Book review

For those of you who have read “Unbroken” or have seen the movie, you might be interested in another 1936 Olympic epic called The Boys in the Boat by Daniel James Brown. It traces the University of Washington eight-man rowing team to the gold medal, despite heavy odds against their success, while concentrating on the life story of one of the rowers. The socio-economic circumstances fueled by the depression and the political overtones of the Olympics being held in Nazi Germany are detailed and provide the background for this amazing story. The perseverance of Joe Rantz, the number two rower in the boat, who survives a tragic childhood to become a member of the University of Washington team and to make it to this elite crew, is exhilarating. Interwoven are mini-biographies of the other crew members, the coach and George Pocock, the world famous boat designer and builder. It does not have the extreme exposure to death faced by Louis Zamperini in his war experiences, but for those who find accomplishment in sports and individual achievement fulfilling, you will enjoy this well written and well researched story.

Not quite the same epic but also involving heroic feats on water transpiring some 50 years earlier (1879) is “Kingdom of Ice.” It describes the quest during the later part of the 19th century to find what was believed to be the vast open water sea at the North Pole. Shackelton’s adventures in attempting to reach the South Pole are now well documented by photo exhibits, books and film recreation but the quest for the North Pole is not so well-known. It is a story that is unfortunately far more tragic yet the survival is equally as amazing. Hampton Sides tells the story of an American crew outfitted by an eccentric newspaper owner, James Gordon Bennett, Jr., (who also dispatched Stanley to find Dr. Livingston.) The crew attempts to reach the open polar seas within the Arctic Circle predicted to exist by the greatest cartographers of the day. Like Shackelton, the ship gets frozen in the ice flow and spends months “drifting” uncontrollably across the Arctic before sinking. The historical events and the scientific developments of the time are documented and interwoven into the saga along with the life story of the captain, George Washington DeLong. Man’s will-to-live despite what appears to be insurmountable and deadly odds is not only tragic but uplifting. ■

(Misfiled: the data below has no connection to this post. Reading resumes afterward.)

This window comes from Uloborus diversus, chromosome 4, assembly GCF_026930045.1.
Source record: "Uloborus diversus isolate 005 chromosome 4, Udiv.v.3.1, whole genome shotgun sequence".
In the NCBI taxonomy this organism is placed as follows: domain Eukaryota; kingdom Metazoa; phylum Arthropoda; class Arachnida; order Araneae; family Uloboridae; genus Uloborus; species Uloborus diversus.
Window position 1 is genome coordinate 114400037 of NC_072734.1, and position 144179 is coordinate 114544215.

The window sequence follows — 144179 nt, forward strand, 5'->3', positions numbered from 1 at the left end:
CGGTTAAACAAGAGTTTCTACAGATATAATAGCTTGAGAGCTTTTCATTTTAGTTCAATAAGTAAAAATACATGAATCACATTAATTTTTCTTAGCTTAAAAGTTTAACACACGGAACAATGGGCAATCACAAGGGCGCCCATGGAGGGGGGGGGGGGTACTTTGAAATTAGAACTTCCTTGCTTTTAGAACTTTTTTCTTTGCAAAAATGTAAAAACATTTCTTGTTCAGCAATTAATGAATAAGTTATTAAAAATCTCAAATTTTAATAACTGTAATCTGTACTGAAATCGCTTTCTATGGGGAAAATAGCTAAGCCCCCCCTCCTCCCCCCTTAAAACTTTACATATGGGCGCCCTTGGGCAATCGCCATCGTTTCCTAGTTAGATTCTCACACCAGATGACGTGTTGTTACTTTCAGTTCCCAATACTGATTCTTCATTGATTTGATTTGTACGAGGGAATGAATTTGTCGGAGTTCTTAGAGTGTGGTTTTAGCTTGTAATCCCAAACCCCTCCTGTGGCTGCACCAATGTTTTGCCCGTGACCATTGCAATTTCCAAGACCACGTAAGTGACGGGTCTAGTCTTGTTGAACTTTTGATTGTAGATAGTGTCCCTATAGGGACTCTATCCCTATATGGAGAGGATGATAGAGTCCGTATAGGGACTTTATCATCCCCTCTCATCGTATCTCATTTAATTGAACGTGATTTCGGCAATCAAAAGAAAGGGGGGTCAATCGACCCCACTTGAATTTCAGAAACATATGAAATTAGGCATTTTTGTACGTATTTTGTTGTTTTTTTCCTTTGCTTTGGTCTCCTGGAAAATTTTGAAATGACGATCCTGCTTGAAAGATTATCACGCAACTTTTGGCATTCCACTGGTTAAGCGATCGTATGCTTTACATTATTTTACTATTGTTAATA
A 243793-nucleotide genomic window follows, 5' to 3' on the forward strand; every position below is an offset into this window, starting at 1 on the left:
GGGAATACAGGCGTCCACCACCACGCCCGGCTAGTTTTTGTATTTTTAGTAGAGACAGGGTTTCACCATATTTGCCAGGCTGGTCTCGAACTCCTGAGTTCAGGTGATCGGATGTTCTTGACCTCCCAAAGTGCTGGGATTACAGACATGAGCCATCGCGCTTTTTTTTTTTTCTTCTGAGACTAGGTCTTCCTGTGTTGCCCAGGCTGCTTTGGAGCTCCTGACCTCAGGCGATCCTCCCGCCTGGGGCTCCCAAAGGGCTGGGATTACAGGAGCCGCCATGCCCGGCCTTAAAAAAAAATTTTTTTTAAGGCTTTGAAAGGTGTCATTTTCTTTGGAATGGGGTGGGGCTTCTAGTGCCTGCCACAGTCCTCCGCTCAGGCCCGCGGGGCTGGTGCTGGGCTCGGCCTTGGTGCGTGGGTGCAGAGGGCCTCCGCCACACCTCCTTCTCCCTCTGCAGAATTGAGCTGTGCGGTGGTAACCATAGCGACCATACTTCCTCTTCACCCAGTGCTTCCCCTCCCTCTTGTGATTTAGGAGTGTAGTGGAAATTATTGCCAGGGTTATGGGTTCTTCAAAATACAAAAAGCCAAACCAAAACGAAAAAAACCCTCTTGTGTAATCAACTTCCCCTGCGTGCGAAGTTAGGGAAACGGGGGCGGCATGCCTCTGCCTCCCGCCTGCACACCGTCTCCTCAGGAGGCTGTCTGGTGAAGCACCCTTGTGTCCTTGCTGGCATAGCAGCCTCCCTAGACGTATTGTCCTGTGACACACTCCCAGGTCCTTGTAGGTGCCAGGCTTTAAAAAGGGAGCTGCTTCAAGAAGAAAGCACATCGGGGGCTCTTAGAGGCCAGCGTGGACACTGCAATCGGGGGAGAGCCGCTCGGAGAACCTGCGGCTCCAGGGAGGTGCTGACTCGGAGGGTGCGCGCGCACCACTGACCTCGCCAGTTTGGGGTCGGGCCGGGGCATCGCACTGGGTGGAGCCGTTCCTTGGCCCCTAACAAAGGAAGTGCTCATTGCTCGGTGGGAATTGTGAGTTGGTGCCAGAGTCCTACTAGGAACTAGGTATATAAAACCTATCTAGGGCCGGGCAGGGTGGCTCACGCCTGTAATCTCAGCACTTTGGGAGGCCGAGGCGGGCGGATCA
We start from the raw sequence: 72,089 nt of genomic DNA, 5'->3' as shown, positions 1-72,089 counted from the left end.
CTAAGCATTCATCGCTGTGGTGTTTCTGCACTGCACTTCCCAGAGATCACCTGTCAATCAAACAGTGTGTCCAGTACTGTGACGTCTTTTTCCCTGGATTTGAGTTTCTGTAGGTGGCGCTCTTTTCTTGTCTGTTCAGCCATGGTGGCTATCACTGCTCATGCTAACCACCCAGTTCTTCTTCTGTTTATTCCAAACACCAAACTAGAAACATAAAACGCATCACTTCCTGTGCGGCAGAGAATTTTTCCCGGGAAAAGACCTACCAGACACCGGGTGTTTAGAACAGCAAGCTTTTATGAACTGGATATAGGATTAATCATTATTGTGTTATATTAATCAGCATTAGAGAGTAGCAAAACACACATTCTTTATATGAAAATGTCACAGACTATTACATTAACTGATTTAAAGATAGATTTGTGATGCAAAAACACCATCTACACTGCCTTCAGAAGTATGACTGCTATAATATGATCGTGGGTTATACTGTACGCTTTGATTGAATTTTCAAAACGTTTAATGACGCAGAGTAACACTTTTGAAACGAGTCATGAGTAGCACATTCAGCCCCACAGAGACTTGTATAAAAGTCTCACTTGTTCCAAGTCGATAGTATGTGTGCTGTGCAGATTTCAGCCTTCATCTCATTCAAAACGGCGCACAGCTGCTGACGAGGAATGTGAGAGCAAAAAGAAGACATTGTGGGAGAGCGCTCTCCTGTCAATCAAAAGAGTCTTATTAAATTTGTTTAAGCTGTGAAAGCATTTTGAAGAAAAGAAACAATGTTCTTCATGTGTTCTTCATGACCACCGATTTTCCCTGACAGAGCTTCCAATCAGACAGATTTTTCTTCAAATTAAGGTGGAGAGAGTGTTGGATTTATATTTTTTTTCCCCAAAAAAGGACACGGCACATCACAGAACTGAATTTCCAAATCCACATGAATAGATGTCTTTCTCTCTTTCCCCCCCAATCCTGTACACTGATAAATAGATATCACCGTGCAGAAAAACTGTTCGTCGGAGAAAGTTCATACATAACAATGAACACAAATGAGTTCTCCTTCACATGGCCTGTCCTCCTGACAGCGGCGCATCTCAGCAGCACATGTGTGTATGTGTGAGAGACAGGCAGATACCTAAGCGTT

Login to post comments

February 2015Volume 6Number 2PDF icon PDF version (for best printing)